RBA Premium Astrophotography

Nightscape Image Types

Posted: April 12th, 2017

For the last few years I've been following a rule when it comes to describing my nightscape images: if the image is a composite (definition below) I would always state it, otherwise it is not. In other words, I'd always disclose composite images upfront, but if I don't say anything about a particular image, it means it is not a composite.

From now own however, rather than using that method, I'll be using a similar method as the one people started using in the Milky Way Chasers group, and every new image I post on social media will include a quick tag/label describing the type of image.

#SINGLE: A single image, end of story.

#BLEND: An image composed of several different images sharing the same field of view but captured at either different times or using different exposure settings, always during the same session.

#HDR: A special place of "blend" that aims at producing an image with a larger dynamic range than what may be achievable with a single shot at certain exposure time and settings. The main difference between a BLEND and an HDR is that HDR images blend the very bright areas of long exposures with the darker equivalent of shorter exposures, and vice-versa, through an automated process. Blending, on the other hand, involves manual selections of the different images being combined.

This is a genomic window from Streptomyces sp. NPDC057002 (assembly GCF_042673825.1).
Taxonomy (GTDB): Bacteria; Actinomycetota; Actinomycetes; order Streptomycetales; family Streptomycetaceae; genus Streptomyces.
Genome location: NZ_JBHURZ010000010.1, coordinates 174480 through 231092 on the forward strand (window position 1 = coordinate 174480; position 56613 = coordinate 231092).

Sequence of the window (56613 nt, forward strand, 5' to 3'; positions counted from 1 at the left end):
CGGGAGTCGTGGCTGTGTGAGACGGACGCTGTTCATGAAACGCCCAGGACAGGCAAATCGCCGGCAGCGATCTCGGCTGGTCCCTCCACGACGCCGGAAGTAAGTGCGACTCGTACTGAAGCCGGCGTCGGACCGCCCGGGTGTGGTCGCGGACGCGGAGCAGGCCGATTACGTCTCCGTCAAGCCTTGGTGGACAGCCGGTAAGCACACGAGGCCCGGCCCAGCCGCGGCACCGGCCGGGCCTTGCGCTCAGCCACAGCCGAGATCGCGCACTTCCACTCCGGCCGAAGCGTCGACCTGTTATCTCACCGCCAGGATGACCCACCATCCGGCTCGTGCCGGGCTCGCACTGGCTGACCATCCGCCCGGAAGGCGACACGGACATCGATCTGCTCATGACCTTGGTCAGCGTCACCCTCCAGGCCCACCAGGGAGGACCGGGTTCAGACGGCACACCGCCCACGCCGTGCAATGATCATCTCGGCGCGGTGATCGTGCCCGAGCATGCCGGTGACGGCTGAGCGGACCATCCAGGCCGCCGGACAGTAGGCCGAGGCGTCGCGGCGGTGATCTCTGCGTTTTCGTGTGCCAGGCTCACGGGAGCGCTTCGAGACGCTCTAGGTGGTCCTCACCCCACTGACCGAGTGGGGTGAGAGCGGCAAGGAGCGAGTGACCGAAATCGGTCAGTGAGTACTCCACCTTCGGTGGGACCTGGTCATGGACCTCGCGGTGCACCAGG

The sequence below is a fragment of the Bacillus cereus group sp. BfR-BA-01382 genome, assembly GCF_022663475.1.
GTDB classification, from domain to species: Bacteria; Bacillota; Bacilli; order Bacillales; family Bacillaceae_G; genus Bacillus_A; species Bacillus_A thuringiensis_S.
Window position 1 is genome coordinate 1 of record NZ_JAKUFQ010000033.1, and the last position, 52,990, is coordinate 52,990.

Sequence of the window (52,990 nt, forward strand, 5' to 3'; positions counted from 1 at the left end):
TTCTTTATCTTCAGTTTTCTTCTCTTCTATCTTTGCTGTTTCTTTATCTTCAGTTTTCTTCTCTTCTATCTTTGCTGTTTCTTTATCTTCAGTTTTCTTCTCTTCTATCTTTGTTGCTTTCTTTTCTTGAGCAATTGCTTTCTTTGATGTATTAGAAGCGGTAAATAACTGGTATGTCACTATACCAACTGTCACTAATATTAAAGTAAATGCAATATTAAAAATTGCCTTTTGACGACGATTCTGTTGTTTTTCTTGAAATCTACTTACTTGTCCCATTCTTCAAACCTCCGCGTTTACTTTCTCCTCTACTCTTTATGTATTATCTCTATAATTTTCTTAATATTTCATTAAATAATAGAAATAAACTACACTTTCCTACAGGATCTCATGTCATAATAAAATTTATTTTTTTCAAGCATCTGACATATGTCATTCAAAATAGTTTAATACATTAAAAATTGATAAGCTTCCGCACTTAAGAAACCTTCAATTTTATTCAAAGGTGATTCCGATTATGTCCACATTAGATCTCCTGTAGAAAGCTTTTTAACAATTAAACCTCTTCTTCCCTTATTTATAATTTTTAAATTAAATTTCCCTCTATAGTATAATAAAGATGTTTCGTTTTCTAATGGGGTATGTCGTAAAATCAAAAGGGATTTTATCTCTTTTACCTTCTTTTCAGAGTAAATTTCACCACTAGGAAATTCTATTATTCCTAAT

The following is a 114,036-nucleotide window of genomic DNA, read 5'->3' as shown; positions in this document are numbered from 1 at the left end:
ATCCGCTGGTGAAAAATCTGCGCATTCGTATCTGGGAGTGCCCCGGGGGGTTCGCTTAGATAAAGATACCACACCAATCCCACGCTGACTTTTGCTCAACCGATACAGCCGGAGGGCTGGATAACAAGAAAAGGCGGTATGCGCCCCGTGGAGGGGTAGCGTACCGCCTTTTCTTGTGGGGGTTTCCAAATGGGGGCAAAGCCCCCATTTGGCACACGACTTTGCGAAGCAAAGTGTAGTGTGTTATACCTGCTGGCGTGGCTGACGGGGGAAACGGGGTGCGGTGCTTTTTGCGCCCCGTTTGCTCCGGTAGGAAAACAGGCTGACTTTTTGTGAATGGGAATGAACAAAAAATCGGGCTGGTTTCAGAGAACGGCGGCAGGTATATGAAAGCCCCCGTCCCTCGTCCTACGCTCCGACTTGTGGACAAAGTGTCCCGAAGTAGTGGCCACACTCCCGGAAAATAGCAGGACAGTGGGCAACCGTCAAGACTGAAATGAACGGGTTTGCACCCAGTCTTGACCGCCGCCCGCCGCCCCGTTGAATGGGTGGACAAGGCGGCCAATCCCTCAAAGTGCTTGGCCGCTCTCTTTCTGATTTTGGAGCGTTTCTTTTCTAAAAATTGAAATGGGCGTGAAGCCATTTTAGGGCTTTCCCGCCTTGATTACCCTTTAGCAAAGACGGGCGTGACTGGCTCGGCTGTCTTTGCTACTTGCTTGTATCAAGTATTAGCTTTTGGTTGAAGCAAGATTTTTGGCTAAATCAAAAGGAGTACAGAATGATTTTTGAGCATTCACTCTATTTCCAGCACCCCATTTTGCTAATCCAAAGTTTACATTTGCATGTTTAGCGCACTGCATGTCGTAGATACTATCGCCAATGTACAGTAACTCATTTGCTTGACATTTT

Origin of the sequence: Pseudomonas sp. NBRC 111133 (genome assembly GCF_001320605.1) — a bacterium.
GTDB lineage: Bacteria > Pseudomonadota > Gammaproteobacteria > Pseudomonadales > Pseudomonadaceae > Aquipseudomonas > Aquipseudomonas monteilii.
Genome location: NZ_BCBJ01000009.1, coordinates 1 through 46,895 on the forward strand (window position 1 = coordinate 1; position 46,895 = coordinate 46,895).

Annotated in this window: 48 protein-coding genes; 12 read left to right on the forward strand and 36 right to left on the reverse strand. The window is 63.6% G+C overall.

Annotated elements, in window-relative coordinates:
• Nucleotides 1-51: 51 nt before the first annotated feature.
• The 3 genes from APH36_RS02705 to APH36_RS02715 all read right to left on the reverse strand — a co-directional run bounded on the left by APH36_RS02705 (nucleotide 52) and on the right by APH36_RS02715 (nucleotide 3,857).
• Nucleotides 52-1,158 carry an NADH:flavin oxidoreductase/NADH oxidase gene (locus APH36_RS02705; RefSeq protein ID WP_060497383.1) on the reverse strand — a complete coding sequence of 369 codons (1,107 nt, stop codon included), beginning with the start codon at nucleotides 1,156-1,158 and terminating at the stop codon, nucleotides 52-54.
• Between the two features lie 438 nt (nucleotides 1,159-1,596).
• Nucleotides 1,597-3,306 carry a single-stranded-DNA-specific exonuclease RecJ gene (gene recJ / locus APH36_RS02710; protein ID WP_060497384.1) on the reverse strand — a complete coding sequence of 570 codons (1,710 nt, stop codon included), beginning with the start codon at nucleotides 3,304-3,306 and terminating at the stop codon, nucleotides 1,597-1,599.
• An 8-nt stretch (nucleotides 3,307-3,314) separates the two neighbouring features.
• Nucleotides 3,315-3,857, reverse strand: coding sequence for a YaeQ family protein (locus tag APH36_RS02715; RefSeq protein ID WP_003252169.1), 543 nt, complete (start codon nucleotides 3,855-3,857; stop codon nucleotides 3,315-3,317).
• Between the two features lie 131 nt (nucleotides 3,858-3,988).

#STACKED: a series of images of the same area and at the same settings, that were later stacked together, regardless of whether they were registered (to increase the Signal-to-Noise ratio) or not (star trails and similar images). Tracking - that is, using a mount that "follows" the stars as Earth rotates - may or may not be involved.

#MOSAIC: An image that was built by stitching together several different photographs, all at the same settings and exposure, and during the same session, usually seconds apart.

#COMPOSITE: An image that was built from elements taken from several different  images that does not fit into any of the previous categories. A classic example in nightscape images is an image where the landscape was taken from one photograph (or set of photographs) and the sky was captured separately, on a different night or location, with different optics or pointing at a different area.

I encourage other photographers to use a similar approach when they share their image. You don't have to categorize them exactly as I did, although you're welcome to do it if you like.

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